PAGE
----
Bombshell From London: Threat from Al-Qaeda and Taliban deliberately “exaggerated”

Eric S. Margolis
The Sun Daily

THE London-based International Institute for Strategic Studies (IISS), is the world’s leading think tank for military affairs. It represents the top echelon of defence experts, retired officers and senior military men, spanning the globe from the United States and Britain to China, Russia and India.

I’ve been an IISS member for over 20 years. IISS’s reports are always authoritative but usually cautious and diplomatic, sometimes dull. However, two weeks ago the IISS issued an explosive report on Afghanistan that is shaking Washington and its Nato allies.

The report, presided over by the former deputy director of Britain’s foreign intelligence agency, MI-6, says the threat from al-Qaeda and Taliban has been “exaggerated” by the western powers. The US-led mission in Afghanistan has “ballooned” out of all proportion from its original aim of disrupting and defeating al-Qaeda. The US-led war in Afghanistan, says IISS, using uncharacteristically blunt language, is “a long-drawn-out disaster”.

Just recently, CIA chief Leon Panetta admitted there were no more than 50 members of Al Qaeda in Afghanistan. Yet US President Barack Obama has tripled the number of US soldiers there to 120,000 to fight Al Qaeda.

The IISS report goes on to acknowledge the presence of western troops in Afghanistan is actually fuelling national resistance. I saw the same phenomena during the 1980’s Soviet occupation of Afghanistan.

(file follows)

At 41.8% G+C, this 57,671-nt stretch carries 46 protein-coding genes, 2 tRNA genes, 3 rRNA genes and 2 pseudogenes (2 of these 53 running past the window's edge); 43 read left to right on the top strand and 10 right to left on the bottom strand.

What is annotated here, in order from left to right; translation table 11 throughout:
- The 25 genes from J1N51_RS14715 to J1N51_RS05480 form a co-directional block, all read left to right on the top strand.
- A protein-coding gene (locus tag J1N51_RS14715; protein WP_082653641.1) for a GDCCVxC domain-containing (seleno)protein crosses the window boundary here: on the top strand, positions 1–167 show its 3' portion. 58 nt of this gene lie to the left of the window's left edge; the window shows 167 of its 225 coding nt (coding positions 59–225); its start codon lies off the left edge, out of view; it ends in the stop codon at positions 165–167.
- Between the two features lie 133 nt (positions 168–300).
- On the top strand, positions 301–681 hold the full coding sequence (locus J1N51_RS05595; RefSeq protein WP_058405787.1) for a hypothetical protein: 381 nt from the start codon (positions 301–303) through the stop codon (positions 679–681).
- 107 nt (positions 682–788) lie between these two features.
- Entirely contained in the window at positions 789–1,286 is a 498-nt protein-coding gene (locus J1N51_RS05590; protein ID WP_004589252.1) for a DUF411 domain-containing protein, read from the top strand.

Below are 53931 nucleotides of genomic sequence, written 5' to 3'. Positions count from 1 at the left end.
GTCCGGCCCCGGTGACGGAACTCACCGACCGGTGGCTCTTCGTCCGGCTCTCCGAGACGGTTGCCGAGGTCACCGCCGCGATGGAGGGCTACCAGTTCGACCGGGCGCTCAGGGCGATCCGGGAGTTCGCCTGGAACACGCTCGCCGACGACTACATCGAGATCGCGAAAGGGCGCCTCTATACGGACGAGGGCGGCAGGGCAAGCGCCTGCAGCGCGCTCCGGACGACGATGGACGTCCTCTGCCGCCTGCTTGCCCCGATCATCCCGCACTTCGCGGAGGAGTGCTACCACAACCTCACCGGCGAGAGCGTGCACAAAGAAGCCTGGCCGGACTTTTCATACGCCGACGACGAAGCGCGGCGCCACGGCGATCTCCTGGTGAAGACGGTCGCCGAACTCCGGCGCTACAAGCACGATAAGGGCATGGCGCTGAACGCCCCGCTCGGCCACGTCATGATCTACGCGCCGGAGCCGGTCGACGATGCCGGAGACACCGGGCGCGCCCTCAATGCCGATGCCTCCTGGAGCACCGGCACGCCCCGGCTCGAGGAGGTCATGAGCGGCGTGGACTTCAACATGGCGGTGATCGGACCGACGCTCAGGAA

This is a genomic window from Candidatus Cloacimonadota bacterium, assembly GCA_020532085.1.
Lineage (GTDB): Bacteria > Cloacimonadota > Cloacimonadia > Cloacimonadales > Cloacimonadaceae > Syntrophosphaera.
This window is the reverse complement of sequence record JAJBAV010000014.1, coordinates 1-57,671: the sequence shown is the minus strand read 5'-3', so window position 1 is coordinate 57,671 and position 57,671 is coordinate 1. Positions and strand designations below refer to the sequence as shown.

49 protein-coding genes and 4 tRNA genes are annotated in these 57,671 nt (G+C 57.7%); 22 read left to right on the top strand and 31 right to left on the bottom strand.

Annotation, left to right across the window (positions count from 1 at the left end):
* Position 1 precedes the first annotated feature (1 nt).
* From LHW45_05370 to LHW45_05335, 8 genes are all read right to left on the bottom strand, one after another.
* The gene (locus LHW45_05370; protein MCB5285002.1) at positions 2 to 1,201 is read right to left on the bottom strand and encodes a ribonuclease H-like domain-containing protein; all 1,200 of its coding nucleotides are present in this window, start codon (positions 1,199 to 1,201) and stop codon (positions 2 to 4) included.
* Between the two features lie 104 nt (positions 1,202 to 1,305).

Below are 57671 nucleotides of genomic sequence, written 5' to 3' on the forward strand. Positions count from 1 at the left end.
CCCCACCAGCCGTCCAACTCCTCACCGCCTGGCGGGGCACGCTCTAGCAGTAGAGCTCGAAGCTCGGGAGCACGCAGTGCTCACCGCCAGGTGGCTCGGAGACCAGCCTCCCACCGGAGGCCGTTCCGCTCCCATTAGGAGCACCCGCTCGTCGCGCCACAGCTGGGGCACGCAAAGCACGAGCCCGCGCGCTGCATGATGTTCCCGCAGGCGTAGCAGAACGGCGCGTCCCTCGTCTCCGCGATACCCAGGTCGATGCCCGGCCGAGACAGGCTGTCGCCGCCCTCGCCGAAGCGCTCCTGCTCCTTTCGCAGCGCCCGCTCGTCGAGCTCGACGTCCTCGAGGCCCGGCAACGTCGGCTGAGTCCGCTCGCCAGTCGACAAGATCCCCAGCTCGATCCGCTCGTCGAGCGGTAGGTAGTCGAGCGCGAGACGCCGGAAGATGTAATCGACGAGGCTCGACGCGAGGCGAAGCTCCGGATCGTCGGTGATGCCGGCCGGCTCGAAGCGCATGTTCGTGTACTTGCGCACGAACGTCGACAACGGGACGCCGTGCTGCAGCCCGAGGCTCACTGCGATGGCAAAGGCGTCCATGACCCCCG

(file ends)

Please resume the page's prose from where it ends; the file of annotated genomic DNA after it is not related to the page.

Interestingly, the portion of the report overseen by the former MI-6 Secret Intelligence Service deputy chief, Nigel Inskster, finds little Al Qaeda threat elsewhere, notably in Somalia and Yemen. Yet Washington is beefing up its attacks on both turbulent nations.

Abandoning its usual discretion, IISS said it was issuing these warnings because the deepening war in Afghanistan was threatening the west’s security interests by distracting its leaders from the world financial crisis and Iran, and burning through scarce funds needed elsewhere.

The IISS’s findings are a direct challenge to Obama, Britain’s new prime minister, David Cameron, and other US allies with troops in Afghanistan. This report undermines their rational used to sustain the increasingly unpopular conflict. It will certainly convince sceptics that the real reason for occupation of Afghanistan has to do with oil, excluding China from the region, and keeping watch on nuclear-armed Pakistan.

The report also goes on to propose an exit strategy from the Afghan War. Western occupation troops, IISS proposes, should be sharply reduced and confined to Kabul and northern Afghanistan, which is mostly ethnic Tajik and Uzbek.

Southern Afghanistan – Taliban country – should be vacated by Western forces and left alone. Taliban would be allowed to govern its own half of the nation until some sort of loose, decentralised federal system can be implemented. This was, in fact, pretty much the way Afghanistan operated before the 1979 Soviet invasion.

Meanwhile, the war in Afghanistan is turning against the increasingly wobbly western occupation forces. The US-installed Afghan leader, Hamid Karzai, openly prepares for direct peace talks with Taliban and its allies – in spite of intense opposition from the US, Britain and Canada.

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